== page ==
Many people tend to think judges are indifferent with no outwardly expressions while presiding over criminal cases. They are assumed professionals who are expected to act accordingly by withholding personal emotions from their peers and society, but one Queens Supreme Court judge allowed his personal feelings to surface recently. He cried during sentencing a pedophile, according to the New York Daily News on Apr. 21.
Supreme Court Justice Richard Buchter sentenced Kerbet Dixon to at least 25 years in prison for sexually abusing two young members of his own family in 2008 and 2009. A former assistant girls’ basketball coach in Manhattan, foster parent and a law enforcement officer, Dixon (50) was convicted on felony charges of sexually abusing his wife’s two nieces, aged 10 and 14. He was also charged with at least 480 counts of possession of child pornography.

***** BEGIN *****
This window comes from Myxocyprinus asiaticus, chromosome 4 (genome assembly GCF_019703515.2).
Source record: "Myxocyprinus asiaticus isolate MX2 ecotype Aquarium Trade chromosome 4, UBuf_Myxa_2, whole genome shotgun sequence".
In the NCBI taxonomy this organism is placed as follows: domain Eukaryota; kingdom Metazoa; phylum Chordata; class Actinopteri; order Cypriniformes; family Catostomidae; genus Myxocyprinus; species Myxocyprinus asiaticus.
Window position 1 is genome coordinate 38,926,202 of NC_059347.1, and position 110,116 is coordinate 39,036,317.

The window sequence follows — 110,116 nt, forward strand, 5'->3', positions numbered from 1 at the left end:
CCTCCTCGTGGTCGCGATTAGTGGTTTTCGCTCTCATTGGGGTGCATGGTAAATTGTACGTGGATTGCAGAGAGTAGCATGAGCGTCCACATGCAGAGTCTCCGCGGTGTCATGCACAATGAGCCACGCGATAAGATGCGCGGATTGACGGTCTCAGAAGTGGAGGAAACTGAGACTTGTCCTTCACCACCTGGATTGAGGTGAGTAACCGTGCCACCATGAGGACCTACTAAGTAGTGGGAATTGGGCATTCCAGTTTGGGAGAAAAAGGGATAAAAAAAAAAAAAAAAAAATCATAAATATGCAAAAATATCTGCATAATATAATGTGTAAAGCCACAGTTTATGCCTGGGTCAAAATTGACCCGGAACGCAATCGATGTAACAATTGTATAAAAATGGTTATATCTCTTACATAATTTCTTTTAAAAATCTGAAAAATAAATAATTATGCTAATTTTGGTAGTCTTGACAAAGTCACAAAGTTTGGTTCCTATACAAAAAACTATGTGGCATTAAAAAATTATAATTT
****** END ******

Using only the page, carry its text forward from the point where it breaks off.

When reading the sentence to Dixon, it is reported Buchter broke down and cried as he had to wipe his tears. He said he had never seen such a “repulsive” case in his 27 years serving on the bench and that Dixon was a “wolf in sheep’s clothing.” Dixon masked his criminal behavior by providing gifts and taking the children on trips. He added that the sentence handed to Dixon will not restore the “innocence” of the children. Buchter also said he felt sorry the jurors had to witness the “vile and sickening” pornographic material.
Last year in another case, Buchter reprimanded a defense attorney for insinuating a transgendered prostitute’s murder may have been justified implying she was not ‘worthy.’ The attorney questioned who was the victim (the murderer or the murdered) when it was found the victim had male genitalia. Buchter scolded the attorney by stating his court believes every human life is sacred and being transgendered is not easy. With this previous belief, Buchter exemplifies a caring and sympathetic professional, therefore his recent emotional expressions can be considered justified and considered compassionate.